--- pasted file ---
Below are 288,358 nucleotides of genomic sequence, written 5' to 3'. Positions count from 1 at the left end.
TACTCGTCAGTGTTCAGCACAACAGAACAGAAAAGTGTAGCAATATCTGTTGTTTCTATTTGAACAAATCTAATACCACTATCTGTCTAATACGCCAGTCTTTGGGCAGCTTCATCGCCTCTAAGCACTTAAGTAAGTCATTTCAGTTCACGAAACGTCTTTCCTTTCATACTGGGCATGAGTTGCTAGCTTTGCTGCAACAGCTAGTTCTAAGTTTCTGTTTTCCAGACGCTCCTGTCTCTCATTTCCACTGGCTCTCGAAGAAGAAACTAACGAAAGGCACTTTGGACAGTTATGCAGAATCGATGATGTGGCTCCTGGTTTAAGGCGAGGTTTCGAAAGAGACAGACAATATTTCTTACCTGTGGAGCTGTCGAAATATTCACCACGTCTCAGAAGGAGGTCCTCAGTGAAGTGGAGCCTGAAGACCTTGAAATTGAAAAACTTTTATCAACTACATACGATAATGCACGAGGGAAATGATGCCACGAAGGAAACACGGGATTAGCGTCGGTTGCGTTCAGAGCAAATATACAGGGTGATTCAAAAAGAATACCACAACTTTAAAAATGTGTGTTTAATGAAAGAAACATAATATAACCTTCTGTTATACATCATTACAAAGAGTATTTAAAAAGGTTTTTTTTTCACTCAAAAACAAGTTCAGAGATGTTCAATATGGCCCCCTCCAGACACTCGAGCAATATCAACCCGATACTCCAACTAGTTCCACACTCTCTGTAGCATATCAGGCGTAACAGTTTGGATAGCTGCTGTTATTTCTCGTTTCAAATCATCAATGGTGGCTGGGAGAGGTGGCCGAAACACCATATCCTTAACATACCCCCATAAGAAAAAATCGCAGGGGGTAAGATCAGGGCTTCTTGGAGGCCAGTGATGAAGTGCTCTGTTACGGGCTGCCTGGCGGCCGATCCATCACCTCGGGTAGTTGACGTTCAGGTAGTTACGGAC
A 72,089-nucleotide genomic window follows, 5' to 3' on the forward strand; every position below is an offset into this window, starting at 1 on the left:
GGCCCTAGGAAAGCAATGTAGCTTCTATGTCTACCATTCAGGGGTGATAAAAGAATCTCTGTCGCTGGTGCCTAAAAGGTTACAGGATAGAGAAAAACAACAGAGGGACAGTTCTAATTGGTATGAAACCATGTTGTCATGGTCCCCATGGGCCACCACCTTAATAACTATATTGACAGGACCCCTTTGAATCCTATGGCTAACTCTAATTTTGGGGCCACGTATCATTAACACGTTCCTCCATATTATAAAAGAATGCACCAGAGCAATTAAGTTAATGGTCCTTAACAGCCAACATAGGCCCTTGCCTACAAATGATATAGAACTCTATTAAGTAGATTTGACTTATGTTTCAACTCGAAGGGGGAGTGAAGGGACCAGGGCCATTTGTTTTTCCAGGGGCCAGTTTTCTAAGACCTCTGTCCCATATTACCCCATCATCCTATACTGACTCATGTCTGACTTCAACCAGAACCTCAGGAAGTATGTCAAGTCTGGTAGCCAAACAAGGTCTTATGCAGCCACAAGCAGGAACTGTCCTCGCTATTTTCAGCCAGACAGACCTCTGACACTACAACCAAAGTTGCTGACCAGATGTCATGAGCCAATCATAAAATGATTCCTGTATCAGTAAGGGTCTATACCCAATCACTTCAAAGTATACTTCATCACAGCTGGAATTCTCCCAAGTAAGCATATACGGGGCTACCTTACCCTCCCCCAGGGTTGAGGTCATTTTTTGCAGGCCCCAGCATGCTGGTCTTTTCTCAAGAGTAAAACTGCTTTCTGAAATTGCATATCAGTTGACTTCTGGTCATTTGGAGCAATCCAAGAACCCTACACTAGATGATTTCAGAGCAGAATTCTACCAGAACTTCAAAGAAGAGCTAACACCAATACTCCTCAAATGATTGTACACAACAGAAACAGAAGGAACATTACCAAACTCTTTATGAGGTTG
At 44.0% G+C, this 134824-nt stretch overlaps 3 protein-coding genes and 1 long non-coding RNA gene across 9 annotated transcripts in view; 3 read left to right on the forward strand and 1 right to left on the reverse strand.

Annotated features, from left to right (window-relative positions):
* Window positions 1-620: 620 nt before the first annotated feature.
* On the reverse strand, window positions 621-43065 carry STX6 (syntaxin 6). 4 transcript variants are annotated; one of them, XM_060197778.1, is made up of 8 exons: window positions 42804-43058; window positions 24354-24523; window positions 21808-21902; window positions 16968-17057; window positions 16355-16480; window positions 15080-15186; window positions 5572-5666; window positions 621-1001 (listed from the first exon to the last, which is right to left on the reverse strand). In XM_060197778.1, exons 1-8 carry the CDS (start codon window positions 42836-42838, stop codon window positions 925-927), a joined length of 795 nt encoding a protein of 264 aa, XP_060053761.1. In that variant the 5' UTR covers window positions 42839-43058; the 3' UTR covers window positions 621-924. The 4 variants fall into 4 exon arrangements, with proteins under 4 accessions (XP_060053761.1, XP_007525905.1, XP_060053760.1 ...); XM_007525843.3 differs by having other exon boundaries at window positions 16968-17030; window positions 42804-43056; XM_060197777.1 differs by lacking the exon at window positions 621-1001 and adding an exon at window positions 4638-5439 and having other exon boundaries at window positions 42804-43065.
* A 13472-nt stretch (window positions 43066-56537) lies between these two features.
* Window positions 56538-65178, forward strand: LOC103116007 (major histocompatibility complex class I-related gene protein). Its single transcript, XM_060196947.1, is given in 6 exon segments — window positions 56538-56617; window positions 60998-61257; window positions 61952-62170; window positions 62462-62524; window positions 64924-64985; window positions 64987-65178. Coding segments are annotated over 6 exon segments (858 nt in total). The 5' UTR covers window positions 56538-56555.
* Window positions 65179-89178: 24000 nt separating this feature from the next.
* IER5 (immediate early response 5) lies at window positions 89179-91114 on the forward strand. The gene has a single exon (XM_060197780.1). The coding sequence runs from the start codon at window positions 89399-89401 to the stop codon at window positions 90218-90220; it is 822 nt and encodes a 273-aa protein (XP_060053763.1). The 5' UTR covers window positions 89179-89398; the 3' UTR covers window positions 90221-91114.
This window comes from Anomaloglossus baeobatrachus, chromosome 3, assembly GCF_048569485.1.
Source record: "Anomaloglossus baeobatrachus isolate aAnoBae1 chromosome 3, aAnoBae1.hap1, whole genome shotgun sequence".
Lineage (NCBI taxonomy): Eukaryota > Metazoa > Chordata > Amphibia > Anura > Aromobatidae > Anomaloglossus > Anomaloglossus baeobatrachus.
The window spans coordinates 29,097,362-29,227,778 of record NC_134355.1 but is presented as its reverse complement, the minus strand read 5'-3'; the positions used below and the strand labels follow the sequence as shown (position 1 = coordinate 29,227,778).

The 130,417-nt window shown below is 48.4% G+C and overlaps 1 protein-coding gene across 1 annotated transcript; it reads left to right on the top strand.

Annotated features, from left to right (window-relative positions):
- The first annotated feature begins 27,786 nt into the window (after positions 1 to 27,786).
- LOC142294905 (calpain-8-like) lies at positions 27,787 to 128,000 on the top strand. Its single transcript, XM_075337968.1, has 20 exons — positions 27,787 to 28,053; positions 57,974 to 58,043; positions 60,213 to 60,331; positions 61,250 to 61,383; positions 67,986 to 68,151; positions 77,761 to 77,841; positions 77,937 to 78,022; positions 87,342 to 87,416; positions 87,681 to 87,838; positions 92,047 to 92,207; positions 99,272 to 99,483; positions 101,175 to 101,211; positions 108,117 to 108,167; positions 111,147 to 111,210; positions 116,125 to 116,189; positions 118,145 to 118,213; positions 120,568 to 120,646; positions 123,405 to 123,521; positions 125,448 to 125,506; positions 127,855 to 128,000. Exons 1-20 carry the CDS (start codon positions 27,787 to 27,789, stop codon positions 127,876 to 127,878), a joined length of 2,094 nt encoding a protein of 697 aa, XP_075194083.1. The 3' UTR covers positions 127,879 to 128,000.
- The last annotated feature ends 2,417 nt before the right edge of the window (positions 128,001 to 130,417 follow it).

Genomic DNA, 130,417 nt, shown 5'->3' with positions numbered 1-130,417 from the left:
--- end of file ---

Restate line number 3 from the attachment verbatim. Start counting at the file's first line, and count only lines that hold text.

A 72,089-nucleotide genomic window follows, 5' to 3' on the forward strand; every position below is an offset into this window, starting at 1 on the left: